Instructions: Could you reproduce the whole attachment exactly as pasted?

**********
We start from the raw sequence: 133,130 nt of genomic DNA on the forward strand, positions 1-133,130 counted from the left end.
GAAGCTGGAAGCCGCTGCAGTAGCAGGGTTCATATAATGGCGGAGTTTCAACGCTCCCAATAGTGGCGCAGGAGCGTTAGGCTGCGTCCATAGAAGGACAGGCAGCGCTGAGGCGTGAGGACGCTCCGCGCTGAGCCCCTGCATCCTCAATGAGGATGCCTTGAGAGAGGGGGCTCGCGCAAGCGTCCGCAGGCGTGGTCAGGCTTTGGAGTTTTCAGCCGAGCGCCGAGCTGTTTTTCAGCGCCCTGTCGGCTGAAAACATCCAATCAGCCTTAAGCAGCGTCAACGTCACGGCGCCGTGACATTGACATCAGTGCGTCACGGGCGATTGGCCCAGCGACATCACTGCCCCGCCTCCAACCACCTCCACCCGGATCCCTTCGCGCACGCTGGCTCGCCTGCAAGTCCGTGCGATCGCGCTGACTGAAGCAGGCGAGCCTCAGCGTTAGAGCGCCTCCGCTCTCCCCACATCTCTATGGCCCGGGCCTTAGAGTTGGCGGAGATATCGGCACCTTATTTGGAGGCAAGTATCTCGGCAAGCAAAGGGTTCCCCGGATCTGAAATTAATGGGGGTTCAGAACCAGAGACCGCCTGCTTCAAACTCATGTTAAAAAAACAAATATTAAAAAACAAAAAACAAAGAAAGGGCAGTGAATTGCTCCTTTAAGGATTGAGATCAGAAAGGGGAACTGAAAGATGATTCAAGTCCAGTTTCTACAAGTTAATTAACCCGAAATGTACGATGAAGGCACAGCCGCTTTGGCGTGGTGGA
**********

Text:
We start from the raw sequence: 133,130 nt of genomic DNA on the forward strand, positions 1-133,130 counted from the left end.
GAAGCTGGAAGCCGCTGCAGTAGCAGGGTTCATATAATGGCGGAGTTTCAACGCTCCCAATAGTGGCGCAGGAGCGTTAGGCTGCGTCCATAGAAGGACAGGCAGCGCTGAGGCGTGAGGACGCTCCGCGCTGAGCCCCTGCATCCTCAATGAGGATGCCTTGAGAGAGGGGGCTCGCGCAAGCGTCCGCAGGCGTGGTCAGGCTTTGGAGTTTTCAGCCGAGCGCCGAGCTGTTTTTCAGCGCCCTGTCGGCTGAAAACATCCAATCAGCCTTAAGCAGCGTCAACGTCACGGCGCCGTGACATTGACATCAGTGCGTCACGGGCGATTGGCCCAGCGACATCACTGCCCCGCCTCCAACCACCTCCACCCGGATCCCTTCGCGCACGCTGGCTCGCCTGCAAGTCCGTGCGATCGCGCTGACTGAAGCAGGCGAGCCTCAGCGTTAGAGCGCCTCCGCTCTCCCCACATCTCTATGGCCCGGGCCTTAGAGTTGGCGGAGATATCGGCACCTTATTTGGAGGCAAGTATCTCGGCAAGCAAAGGGTTCCCCGGATCTGAAATTAATGGGGGTTCAGAACCAGAGACCGCCTGCTTCAAACTCATGTTAAAAAAACAAATATTAAAAAACAAAAAACAAAGAAAGGGCAGTGAATTGCTCCTTTAAGGATTGAGATCAGAAAGGGGAACTGAAAGATGATTCAAGTCCAGTTTCTACAAGTTAATTAACCCGAAATGTACGATGAAGGCACAGCCGCTTTGGCGTGGTGGA